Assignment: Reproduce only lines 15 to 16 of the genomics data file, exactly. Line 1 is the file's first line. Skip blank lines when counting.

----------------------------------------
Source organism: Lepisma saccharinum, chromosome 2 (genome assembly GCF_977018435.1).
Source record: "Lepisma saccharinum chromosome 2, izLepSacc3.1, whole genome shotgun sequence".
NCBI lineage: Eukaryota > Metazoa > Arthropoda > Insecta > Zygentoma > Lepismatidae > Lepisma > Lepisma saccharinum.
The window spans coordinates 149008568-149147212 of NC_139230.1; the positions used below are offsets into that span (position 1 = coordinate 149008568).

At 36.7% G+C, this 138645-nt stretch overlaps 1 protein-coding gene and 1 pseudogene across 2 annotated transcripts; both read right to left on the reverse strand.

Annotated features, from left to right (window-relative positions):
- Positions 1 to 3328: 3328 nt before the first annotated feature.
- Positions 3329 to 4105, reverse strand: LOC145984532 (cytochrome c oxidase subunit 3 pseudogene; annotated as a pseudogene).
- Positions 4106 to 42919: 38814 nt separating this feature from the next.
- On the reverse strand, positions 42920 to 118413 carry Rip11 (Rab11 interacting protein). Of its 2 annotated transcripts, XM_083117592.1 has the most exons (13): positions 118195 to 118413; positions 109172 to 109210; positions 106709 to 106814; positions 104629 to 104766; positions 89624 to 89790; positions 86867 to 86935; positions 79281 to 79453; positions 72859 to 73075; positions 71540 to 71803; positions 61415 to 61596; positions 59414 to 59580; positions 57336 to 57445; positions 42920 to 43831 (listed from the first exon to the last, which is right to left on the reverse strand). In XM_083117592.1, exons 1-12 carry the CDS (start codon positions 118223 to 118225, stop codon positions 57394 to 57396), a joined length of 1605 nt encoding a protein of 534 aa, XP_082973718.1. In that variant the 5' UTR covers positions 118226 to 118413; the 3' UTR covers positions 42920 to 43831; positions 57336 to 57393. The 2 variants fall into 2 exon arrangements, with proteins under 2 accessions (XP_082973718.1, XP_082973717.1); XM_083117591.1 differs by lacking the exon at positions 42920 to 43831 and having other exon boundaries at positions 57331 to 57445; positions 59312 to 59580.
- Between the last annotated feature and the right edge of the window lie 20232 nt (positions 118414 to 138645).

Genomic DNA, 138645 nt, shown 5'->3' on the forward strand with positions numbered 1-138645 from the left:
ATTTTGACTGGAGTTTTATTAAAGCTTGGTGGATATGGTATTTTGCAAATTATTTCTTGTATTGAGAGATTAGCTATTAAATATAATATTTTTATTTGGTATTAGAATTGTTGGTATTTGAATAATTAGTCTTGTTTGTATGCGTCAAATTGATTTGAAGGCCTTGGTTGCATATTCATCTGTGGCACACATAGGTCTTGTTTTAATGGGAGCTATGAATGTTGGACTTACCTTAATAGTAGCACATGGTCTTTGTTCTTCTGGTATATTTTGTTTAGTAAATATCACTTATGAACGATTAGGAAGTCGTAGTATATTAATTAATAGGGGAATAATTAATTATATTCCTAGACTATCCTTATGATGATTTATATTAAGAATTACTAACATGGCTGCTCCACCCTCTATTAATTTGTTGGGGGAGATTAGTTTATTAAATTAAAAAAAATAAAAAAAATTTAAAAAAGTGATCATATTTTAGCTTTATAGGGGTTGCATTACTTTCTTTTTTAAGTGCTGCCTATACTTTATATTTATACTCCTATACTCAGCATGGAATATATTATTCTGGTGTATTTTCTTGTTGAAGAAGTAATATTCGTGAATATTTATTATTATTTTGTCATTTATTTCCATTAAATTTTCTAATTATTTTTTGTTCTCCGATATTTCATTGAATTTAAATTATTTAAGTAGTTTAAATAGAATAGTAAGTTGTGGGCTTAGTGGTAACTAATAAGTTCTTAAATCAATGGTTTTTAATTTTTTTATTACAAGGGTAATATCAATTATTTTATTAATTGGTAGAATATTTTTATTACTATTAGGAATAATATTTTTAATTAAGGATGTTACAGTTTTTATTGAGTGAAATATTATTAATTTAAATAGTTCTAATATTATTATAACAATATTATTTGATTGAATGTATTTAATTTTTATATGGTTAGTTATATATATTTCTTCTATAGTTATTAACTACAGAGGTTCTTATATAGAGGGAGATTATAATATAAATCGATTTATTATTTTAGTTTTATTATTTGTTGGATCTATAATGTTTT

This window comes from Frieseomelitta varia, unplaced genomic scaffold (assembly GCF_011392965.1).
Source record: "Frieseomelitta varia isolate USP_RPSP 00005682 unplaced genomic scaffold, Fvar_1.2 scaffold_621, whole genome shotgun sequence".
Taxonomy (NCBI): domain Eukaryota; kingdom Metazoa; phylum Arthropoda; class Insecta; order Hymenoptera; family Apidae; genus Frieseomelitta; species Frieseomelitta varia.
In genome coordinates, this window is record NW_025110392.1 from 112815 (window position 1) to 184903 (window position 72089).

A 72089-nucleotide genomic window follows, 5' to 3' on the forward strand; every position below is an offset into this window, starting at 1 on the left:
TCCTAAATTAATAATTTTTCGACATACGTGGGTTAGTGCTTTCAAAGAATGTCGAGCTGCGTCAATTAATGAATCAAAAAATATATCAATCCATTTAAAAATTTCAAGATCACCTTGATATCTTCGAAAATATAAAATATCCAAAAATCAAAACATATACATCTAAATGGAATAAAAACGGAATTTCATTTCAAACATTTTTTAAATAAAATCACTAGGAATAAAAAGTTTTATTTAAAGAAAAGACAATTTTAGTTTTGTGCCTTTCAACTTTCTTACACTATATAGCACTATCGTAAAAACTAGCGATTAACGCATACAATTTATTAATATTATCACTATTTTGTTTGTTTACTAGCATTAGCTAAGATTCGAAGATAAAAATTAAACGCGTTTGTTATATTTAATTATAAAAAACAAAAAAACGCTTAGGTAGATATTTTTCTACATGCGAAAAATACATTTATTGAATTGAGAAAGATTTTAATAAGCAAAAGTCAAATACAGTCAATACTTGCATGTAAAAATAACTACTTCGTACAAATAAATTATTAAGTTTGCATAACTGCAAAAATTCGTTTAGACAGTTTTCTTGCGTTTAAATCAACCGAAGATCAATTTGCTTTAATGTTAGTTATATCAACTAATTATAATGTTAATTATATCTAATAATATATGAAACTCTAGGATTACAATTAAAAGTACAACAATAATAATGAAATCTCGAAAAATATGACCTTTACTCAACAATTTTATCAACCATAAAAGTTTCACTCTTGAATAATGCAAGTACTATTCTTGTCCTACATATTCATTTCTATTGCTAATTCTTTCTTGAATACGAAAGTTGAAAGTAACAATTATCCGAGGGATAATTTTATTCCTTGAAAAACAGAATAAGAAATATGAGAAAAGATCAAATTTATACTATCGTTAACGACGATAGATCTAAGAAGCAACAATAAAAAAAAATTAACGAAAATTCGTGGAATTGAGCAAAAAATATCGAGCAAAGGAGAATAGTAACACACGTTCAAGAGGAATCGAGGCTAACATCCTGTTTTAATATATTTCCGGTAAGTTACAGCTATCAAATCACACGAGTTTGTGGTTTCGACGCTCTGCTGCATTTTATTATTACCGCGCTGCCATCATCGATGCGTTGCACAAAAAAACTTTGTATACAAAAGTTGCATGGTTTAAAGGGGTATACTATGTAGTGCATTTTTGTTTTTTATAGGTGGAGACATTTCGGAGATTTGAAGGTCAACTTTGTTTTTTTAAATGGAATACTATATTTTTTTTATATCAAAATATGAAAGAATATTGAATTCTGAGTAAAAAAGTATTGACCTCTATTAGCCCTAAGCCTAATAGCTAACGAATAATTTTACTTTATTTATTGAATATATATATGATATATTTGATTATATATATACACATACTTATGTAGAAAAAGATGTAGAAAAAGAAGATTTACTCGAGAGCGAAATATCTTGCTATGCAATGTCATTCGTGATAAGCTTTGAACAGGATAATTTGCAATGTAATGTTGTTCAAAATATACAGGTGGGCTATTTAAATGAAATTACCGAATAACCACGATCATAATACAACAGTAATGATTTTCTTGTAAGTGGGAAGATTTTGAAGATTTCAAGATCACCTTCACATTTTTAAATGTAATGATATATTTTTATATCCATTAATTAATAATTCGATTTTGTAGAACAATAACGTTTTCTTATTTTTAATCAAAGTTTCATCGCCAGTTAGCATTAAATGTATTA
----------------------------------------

Source record: "Frieseomelitta varia isolate USP_RPSP 00005682 unplaced genomic scaffold, Fvar_1.2 scaffold_621, whole genome shotgun sequence".
Taxonomy (NCBI): domain Eukaryota; kingdom Metazoa; phylum Arthropoda; class Insecta; order Hymenoptera; family Apidae; genus Frieseomelitta; species Frieseomelitta varia.